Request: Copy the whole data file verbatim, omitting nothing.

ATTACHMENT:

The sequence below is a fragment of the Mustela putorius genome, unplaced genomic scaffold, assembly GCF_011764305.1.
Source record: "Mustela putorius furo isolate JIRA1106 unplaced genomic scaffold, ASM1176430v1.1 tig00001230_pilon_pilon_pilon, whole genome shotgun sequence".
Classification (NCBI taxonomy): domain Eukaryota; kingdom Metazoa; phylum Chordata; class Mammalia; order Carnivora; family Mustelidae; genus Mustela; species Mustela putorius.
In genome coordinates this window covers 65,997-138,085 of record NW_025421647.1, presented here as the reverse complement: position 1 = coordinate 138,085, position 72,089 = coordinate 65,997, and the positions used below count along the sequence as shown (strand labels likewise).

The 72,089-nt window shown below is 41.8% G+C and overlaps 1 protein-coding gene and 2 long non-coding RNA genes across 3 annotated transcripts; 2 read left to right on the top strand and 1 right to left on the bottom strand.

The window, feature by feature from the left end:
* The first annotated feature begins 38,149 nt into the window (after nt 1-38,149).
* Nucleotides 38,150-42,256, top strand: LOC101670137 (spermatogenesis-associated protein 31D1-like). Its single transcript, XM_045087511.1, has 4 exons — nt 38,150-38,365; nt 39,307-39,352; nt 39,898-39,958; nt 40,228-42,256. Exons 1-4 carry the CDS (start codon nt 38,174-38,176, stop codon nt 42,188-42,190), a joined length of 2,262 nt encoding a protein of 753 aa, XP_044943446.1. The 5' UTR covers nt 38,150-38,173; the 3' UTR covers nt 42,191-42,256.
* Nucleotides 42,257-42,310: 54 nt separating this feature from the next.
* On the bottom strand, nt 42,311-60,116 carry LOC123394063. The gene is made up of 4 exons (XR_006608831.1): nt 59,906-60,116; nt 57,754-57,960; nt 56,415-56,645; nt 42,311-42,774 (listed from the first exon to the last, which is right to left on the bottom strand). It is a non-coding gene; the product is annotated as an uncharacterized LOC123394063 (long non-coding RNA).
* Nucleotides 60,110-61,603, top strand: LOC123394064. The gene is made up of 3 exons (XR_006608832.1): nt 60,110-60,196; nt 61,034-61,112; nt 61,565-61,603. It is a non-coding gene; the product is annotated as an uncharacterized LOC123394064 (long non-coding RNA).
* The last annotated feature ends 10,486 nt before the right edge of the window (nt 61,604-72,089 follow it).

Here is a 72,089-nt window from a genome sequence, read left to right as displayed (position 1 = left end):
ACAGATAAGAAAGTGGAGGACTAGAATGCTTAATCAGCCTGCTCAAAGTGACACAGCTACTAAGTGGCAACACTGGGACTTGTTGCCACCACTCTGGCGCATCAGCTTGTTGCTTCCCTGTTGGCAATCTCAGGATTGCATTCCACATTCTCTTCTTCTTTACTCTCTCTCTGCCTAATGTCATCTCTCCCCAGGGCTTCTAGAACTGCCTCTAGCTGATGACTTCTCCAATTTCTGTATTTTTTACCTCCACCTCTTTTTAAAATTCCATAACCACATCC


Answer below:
The sequence below is a fragment of the Mustela putorius genome, unplaced genomic scaffold, assembly GCF_011764305.1.
Source record: "Mustela putorius furo isolate JIRA1106 unplaced genomic scaffold, ASM1176430v1.1 tig00001230_pilon_pilon_pilon, whole genome shotgun sequence".
Classification (NCBI taxonomy): domain Eukaryota; kingdom Metazoa; phylum Chordata; class Mammalia; order Carnivora; family Mustelidae; genus Mustela; species Mustela putorius.
In genome coordinates this window covers 65,997-138,085 of record NW_025421647.1, presented here as the reverse complement: position 1 = coordinate 138,085, position 72,089 = coordinate 65,997, and the positions used below count along the sequence as shown (strand labels likewise).

The 72,089-nt window shown below is 41.8% G+C and overlaps 1 protein-coding gene and 2 long non-coding RNA genes across 3 annotated transcripts; 2 read left to right on the top strand and 1 right to left on the bottom strand.

The window, feature by feature from the left end:
* The first annotated feature begins 38,149 nt into the window (after nt 1-38,149).
* Nucleotides 38,150-42,256, top strand: LOC101670137 (spermatogenesis-associated protein 31D1-like). Its single transcript, XM_045087511.1, has 4 exons — nt 38,150-38,365; nt 39,307-39,352; nt 39,898-39,958; nt 40,228-42,256. Exons 1-4 carry the CDS (start codon nt 38,174-38,176, stop codon nt 42,188-42,190), a joined length of 2,262 nt encoding a protein of 753 aa, XP_044943446.1. The 5' UTR covers nt 38,150-38,173; the 3' UTR covers nt 42,191-42,256.
* Nucleotides 42,257-42,310: 54 nt separating this feature from the next.
* On the bottom strand, nt 42,311-60,116 carry LOC123394063. The gene is made up of 4 exons (XR_006608831.1): nt 59,906-60,116; nt 57,754-57,960; nt 56,415-56,645; nt 42,311-42,774 (listed from the first exon to the last, which is right to left on the bottom strand). It is a non-coding gene; the product is annotated as an uncharacterized LOC123394063 (long non-coding RNA).
* Nucleotides 60,110-61,603, top strand: LOC123394064. The gene is made up of 3 exons (XR_006608832.1): nt 60,110-60,196; nt 61,034-61,112; nt 61,565-61,603. It is a non-coding gene; the product is annotated as an uncharacterized LOC123394064 (long non-coding RNA).
* The last annotated feature ends 10,486 nt before the right edge of the window (nt 61,604-72,089 follow it).

Here is a 72,089-nt window from a genome sequence, read left to right as displayed (position 1 = left end):
ACAGATAAGAAAGTGGAGGACTAGAATGCTTAATCAGCCTGCTCAAAGTGACACAGCTACTAAGTGGCAACACTGGGACTTGTTGCCACCACTCTGGCGCATCAGCTTGTTGCTTCCCTGTTGGCAATCTCAGGATTGCATTCCACATTCTCTTCTTCTTTACTCTCTCTCTGCCTAATGTCATCTCTCCCCAGGGCTTCTAGAACTGCCTCTAGCTGATGACTTCTCCAATTTCTGTATTTTTTACCTCCACCTCTTTTTAAAATTCCATAACCACATCC